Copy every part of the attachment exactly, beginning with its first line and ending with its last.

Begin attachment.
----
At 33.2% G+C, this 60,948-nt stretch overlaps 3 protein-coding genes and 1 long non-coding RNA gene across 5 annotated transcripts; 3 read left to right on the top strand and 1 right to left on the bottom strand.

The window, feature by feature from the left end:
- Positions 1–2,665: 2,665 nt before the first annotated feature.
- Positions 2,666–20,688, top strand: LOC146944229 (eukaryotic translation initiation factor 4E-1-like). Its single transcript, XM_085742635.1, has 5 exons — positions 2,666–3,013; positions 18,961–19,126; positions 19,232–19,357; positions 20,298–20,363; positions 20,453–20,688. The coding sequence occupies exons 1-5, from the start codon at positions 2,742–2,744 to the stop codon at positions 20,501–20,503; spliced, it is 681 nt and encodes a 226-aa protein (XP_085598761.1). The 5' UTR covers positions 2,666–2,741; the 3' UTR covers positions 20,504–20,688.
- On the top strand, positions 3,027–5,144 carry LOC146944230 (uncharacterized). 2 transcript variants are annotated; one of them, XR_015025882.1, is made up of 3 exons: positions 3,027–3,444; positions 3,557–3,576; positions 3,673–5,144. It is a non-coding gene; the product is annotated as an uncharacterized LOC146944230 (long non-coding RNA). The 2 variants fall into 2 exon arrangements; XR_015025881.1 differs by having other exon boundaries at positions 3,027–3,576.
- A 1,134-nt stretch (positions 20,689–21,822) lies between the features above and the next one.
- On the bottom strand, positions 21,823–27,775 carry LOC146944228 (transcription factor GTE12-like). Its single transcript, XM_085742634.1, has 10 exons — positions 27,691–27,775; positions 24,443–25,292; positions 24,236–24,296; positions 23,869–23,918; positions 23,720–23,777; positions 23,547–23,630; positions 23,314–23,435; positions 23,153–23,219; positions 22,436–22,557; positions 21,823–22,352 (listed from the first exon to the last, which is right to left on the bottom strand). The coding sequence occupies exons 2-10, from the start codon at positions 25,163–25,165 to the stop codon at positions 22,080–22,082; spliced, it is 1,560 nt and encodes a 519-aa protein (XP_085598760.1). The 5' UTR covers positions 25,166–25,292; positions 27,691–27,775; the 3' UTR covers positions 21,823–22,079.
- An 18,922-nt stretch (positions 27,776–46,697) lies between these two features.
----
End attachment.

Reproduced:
At 33.2% G+C, this 60,948-nt stretch overlaps 3 protein-coding genes and 1 long non-coding RNA gene across 5 annotated transcripts; 3 read left to right on the top strand and 1 right to left on the bottom strand.

The window, feature by feature from the left end:
- Positions 1–2,665: 2,665 nt before the first annotated feature.
- Positions 2,666–20,688, top strand: LOC146944229 (eukaryotic translation initiation factor 4E-1-like). Its single transcript, XM_085742635.1, has 5 exons — positions 2,666–3,013; positions 18,961–19,126; positions 19,232–19,357; positions 20,298–20,363; positions 20,453–20,688. The coding sequence occupies exons 1-5, from the start codon at positions 2,742–2,744 to the stop codon at positions 20,501–20,503; spliced, it is 681 nt and encodes a 226-aa protein (XP_085598761.1). The 5' UTR covers positions 2,666–2,741; the 3' UTR covers positions 20,504–20,688.
- On the top strand, positions 3,027–5,144 carry LOC146944230 (uncharacterized). 2 transcript variants are annotated; one of them, XR_015025882.1, is made up of 3 exons: positions 3,027–3,444; positions 3,557–3,576; positions 3,673–5,144. It is a non-coding gene; the product is annotated as an uncharacterized LOC146944230 (long non-coding RNA). The 2 variants fall into 2 exon arrangements; XR_015025881.1 differs by having other exon boundaries at positions 3,027–3,576.
- A 1,134-nt stretch (positions 20,689–21,822) lies between the features above and the next one.
- On the bottom strand, positions 21,823–27,775 carry LOC146944228 (transcription factor GTE12-like). Its single transcript, XM_085742634.1, has 10 exons — positions 27,691–27,775; positions 24,443–25,292; positions 24,236–24,296; positions 23,869–23,918; positions 23,720–23,777; positions 23,547–23,630; positions 23,314–23,435; positions 23,153–23,219; positions 22,436–22,557; positions 21,823–22,352 (listed from the first exon to the last, which is right to left on the bottom strand). The coding sequence occupies exons 2-10, from the start codon at positions 25,163–25,165 to the stop codon at positions 22,080–22,082; spliced, it is 1,560 nt and encodes a 519-aa protein (XP_085598760.1). The 5' UTR covers positions 25,166–25,292; positions 27,691–27,775; the 3' UTR covers positions 21,823–22,079.
- An 18,922-nt stretch (positions 27,776–46,697) lies between these two features.